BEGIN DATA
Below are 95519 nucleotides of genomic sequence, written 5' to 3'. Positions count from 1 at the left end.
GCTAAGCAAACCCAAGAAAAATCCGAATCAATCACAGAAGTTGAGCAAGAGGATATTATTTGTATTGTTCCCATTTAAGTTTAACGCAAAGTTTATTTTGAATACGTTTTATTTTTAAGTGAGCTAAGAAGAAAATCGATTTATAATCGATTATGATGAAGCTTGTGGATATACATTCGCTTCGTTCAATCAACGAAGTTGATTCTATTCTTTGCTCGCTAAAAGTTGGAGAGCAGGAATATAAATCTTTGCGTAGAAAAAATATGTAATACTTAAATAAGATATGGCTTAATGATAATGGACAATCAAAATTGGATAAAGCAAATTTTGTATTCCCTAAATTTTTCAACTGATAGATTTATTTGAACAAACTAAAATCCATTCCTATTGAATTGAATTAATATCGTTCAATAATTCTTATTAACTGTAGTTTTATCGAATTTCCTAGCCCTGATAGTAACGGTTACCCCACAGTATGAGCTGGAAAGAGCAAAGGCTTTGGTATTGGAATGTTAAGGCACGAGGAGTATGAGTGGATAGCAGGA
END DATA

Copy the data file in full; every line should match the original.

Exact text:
Below are 95519 nucleotides of genomic sequence, written 5' to 3'. Positions count from 1 at the left end.
GCTAAGCAAACCCAAGAAAAATCCGAATCAATCACAGAAGTTGAGCAAGAGGATATTATTTGTATTGTTCCCATTTAAGTTTAACGCAAAGTTTATTTTGAATACGTTTTATTTTTAAGTGAGCTAAGAAGAAAATCGATTTATAATCGATTATGATGAAGCTTGTGGATATACATTCGCTTCGTTCAATCAACGAAGTTGATTCTATTCTTTGCTCGCTAAAAGTTGGAGAGCAGGAATATAAATCTTTGCGTAGAAAAAATATGTAATACTTAAATAAGATATGGCTTAATGATAATGGACAATCAAAATTGGATAAAGCAAATTTTGTATTCCCTAAATTTTTCAACTGATAGATTTATTTGAACAAACTAAAATCCATTCCTATTGAATTGAATTAATATCGTTCAATAATTCTTATTAACTGTAGTTTTATCGAATTTCCTAGCCCTGATAGTAACGGTTACCCCACAGTATGAGCTGGAAAGAGCAAAGGCTTTGGTATTGGAATGTTAAGGCACGAGGAGTATGAGTGGATAGCAGGA